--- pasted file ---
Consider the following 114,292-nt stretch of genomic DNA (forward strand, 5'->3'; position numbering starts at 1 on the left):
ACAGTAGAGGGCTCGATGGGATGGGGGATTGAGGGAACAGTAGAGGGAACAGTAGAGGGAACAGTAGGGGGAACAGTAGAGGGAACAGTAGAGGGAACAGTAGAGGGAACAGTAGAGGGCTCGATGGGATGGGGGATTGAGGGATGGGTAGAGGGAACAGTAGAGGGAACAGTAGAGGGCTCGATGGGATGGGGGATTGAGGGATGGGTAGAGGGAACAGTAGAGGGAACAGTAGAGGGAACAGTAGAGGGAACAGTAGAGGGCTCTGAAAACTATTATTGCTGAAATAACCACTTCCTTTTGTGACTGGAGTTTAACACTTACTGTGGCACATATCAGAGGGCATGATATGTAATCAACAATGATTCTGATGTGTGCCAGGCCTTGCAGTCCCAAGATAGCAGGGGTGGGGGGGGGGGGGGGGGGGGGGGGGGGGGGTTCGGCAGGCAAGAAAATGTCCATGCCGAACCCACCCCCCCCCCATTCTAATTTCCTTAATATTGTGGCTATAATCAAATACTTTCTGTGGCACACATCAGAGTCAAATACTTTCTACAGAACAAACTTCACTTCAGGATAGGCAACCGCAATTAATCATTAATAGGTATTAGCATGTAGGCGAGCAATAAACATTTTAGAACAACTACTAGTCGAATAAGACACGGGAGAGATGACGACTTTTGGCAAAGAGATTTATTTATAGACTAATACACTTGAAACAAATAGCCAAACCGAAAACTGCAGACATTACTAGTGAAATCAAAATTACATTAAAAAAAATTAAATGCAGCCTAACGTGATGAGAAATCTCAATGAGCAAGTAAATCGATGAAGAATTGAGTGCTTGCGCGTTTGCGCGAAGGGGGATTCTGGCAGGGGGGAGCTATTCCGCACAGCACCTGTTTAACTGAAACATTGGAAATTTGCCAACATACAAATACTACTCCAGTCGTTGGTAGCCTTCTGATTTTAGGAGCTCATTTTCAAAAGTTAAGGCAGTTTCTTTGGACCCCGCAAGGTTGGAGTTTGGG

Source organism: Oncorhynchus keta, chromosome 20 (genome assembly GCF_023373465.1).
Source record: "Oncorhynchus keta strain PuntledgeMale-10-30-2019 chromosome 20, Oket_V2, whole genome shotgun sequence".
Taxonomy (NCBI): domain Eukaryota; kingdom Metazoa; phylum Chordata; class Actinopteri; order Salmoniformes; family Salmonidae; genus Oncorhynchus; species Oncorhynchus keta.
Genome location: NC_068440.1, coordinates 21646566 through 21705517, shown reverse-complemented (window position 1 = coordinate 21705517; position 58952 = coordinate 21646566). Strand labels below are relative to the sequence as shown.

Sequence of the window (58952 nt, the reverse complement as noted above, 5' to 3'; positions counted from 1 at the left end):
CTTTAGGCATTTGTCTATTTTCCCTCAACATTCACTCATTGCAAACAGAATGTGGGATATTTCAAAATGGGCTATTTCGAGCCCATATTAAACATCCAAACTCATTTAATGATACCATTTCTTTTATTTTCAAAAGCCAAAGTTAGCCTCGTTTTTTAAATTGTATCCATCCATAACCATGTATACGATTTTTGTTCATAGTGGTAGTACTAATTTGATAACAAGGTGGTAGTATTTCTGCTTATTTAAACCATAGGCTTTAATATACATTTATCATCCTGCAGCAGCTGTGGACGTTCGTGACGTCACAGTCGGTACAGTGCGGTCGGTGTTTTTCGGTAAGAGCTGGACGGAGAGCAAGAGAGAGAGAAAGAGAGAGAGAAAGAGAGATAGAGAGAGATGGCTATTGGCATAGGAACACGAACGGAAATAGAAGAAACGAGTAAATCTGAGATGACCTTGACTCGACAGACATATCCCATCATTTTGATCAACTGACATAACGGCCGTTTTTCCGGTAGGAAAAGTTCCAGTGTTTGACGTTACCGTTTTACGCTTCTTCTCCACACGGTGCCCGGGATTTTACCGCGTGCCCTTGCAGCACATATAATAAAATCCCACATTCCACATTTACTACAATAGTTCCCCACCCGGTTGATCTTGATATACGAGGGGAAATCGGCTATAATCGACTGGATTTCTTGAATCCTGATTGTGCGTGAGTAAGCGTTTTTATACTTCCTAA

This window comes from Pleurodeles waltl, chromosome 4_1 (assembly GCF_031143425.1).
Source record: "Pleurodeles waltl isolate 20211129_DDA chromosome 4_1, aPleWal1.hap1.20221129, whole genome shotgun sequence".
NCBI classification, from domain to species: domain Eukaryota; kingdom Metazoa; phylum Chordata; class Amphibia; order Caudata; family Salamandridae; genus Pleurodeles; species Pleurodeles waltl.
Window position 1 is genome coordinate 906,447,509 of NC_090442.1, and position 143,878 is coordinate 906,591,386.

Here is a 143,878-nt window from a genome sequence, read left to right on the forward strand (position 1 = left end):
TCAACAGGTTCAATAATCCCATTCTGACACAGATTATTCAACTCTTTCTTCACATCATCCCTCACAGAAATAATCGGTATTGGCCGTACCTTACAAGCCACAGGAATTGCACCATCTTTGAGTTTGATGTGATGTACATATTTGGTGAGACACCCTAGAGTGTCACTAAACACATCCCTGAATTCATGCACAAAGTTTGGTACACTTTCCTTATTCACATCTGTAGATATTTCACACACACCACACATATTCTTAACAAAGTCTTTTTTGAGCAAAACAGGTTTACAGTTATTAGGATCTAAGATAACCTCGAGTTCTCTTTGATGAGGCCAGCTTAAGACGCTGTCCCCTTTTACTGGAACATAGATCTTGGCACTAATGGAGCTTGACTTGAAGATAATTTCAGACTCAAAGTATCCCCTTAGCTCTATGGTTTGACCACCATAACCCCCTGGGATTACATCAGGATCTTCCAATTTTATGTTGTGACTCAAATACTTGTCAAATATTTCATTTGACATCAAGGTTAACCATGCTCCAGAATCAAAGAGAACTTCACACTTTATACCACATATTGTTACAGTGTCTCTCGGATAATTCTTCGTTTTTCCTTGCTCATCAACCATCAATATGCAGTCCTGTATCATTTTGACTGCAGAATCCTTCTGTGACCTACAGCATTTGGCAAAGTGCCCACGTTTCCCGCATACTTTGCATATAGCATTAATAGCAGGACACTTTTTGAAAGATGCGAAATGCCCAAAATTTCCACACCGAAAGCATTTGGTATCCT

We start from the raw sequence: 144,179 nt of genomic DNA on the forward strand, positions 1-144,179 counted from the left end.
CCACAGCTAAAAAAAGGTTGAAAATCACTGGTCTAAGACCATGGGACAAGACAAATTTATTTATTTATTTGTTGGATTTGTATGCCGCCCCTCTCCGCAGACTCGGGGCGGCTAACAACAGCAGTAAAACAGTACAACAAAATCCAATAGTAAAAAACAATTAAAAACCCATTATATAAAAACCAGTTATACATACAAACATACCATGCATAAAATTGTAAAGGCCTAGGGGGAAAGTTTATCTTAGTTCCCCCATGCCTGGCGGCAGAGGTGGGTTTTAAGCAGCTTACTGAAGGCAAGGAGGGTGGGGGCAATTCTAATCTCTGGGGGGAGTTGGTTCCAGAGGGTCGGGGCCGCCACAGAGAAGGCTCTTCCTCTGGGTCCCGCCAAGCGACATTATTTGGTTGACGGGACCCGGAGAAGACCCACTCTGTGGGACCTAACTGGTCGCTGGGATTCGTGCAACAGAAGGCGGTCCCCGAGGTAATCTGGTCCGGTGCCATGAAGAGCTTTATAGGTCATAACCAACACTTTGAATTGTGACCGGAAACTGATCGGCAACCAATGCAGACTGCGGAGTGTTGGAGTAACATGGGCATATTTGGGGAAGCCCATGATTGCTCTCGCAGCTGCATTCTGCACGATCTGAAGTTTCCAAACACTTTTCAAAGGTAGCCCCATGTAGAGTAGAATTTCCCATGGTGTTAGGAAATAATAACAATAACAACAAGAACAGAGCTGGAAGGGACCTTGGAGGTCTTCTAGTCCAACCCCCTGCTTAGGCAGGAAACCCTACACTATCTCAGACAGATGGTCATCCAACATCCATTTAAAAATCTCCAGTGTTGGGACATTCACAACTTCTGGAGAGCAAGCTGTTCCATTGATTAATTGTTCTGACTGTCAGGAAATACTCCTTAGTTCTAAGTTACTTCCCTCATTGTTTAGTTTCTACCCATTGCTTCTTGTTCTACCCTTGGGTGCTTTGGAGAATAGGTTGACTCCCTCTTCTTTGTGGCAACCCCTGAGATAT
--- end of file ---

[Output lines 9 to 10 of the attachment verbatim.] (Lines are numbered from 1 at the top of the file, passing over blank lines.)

This window comes from Pleurodeles waltl, chromosome 4_1 (assembly GCF_031143425.1).
Source record: "Pleurodeles waltl isolate 20211129_DDA chromosome 4_1, aPleWal1.hap1.20221129, whole genome shotgun sequence".